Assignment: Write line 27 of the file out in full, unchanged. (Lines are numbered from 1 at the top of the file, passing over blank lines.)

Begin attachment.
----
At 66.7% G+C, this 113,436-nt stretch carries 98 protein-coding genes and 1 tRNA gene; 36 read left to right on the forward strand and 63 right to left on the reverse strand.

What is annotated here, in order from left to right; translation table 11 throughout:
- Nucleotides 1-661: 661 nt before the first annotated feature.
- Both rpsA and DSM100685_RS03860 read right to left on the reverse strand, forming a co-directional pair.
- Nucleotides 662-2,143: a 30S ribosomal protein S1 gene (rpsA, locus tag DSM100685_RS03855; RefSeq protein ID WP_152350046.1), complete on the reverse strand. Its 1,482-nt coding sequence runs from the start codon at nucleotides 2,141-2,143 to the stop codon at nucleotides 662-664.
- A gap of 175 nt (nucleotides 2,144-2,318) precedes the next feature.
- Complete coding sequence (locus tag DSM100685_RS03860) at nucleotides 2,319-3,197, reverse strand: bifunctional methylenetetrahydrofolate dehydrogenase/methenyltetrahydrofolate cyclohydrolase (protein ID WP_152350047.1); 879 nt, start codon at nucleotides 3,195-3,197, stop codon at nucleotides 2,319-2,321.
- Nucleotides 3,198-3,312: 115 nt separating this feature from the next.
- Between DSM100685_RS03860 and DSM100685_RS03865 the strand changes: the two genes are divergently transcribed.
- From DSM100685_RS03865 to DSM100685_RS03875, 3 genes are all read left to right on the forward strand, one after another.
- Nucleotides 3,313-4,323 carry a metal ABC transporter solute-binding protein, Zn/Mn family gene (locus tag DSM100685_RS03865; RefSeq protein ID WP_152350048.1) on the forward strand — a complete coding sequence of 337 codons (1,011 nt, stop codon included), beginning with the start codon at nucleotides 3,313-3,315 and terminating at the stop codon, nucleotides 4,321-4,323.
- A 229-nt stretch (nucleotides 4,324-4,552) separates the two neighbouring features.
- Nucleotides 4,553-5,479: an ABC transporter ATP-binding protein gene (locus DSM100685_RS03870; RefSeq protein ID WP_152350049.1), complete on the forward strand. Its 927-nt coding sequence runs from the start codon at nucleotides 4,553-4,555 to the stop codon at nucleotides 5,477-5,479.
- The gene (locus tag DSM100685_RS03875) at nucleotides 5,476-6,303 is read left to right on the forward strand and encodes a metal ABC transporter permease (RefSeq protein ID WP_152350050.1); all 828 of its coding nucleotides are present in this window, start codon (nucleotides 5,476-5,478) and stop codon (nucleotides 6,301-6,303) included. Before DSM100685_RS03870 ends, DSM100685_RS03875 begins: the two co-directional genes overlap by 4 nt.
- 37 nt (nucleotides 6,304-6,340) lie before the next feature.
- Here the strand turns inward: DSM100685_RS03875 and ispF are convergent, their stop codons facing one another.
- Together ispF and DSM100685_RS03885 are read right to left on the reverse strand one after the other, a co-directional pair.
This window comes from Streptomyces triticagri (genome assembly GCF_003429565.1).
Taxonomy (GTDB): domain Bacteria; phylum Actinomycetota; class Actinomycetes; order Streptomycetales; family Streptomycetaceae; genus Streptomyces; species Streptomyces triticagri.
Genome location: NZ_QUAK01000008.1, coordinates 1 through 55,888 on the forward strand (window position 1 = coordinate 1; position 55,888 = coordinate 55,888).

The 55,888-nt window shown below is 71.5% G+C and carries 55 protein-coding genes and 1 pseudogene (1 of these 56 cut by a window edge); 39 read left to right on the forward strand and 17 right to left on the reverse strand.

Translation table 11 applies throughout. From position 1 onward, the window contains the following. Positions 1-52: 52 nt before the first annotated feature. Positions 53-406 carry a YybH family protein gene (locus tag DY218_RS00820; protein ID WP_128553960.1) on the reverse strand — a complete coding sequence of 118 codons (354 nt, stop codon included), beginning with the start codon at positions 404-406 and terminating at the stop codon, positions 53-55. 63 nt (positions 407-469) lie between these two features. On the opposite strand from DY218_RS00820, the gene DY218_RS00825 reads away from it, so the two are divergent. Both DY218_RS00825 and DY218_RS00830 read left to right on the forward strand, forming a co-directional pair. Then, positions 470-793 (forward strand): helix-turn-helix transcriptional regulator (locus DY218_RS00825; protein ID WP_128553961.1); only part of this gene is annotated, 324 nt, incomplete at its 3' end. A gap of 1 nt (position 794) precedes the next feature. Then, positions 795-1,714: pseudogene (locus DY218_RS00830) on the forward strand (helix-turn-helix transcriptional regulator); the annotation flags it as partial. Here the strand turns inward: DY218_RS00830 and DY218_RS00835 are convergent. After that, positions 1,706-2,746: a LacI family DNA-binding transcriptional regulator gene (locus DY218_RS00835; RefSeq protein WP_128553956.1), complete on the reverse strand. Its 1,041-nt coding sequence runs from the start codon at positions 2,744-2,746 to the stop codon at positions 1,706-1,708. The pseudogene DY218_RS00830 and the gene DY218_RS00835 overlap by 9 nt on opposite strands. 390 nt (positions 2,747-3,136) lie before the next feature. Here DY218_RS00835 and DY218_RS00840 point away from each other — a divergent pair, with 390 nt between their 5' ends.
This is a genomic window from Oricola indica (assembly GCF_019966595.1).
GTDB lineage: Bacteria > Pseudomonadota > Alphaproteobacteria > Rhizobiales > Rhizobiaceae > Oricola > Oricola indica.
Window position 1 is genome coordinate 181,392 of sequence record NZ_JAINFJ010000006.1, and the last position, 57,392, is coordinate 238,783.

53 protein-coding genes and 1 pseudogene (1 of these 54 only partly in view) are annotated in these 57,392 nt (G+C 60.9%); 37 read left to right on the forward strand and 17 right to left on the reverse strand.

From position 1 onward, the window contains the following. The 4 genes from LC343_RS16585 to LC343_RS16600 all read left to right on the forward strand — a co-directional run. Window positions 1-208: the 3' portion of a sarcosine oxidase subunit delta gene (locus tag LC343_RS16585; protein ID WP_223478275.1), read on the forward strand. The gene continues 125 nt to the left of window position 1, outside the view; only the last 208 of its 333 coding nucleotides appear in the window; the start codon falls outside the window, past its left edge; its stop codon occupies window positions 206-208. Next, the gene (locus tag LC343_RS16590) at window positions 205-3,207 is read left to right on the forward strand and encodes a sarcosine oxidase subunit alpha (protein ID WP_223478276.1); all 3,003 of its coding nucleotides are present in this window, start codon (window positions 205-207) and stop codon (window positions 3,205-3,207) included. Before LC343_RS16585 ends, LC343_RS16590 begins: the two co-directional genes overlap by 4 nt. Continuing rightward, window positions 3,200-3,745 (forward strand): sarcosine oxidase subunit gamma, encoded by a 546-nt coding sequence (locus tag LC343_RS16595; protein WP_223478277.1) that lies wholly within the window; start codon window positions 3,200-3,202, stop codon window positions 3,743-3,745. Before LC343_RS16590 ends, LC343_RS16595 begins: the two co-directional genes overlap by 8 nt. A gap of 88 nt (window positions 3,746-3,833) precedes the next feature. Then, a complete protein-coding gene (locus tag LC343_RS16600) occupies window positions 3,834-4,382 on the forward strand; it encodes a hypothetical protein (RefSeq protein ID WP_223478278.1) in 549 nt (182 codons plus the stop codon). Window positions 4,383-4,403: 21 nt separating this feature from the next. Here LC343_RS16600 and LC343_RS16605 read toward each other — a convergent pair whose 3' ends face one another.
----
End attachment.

From position 1 onward, the window contains the following. The 4 genes from LC343_RS16585 to LC343_RS16600 all read left to right on the forward strand — a co-directional run. Window positions 1-208: the 3' portion of a sarcosine oxidase subunit delta gene (locus tag LC343_RS16585; protein ID WP_223478275.1), read on the forward strand. The gene continues 125 nt to the left of window position 1, outside the view; only the last 208 of its 333 coding nucleotides appear in the window; the start codon falls outside the window, past its left edge; its stop codon occupies window positions 206-208. Next, the gene (locus tag LC343_RS16590) at window positions 205-3,207 is read left to right on the forward strand and encodes a sarcosine oxidase subunit alpha (protein ID WP_223478276.1); all 3,003 of its coding nucleotides are present in this window, start codon (window positions 205-207) and stop codon (window positions 3,205-3,207) included. Before LC343_RS16585 ends, LC343_RS16590 begins: the two co-directional genes overlap by 4 nt. Continuing rightward, window positions 3,200-3,745 (forward strand): sarcosine oxidase subunit gamma, encoded by a 546-nt coding sequence (locus tag LC343_RS16595; protein WP_223478277.1) that lies wholly within the window; start codon window positions 3,200-3,202, stop codon window positions 3,743-3,745. Before LC343_RS16590 ends, LC343_RS16595 begins: the two co-directional genes overlap by 8 nt. A gap of 88 nt (window positions 3,746-3,833) precedes the next feature. Then, a complete protein-coding gene (locus tag LC343_RS16600) occupies window positions 3,834-4,382 on the forward strand; it encodes a hypothetical protein (RefSeq protein ID WP_223478278.1) in 549 nt (182 codons plus the stop codon). Window positions 4,383-4,403: 21 nt separating this feature from the next. Here LC343_RS16600 and LC343_RS16605 read toward each other — a convergent pair whose 3' ends face one another.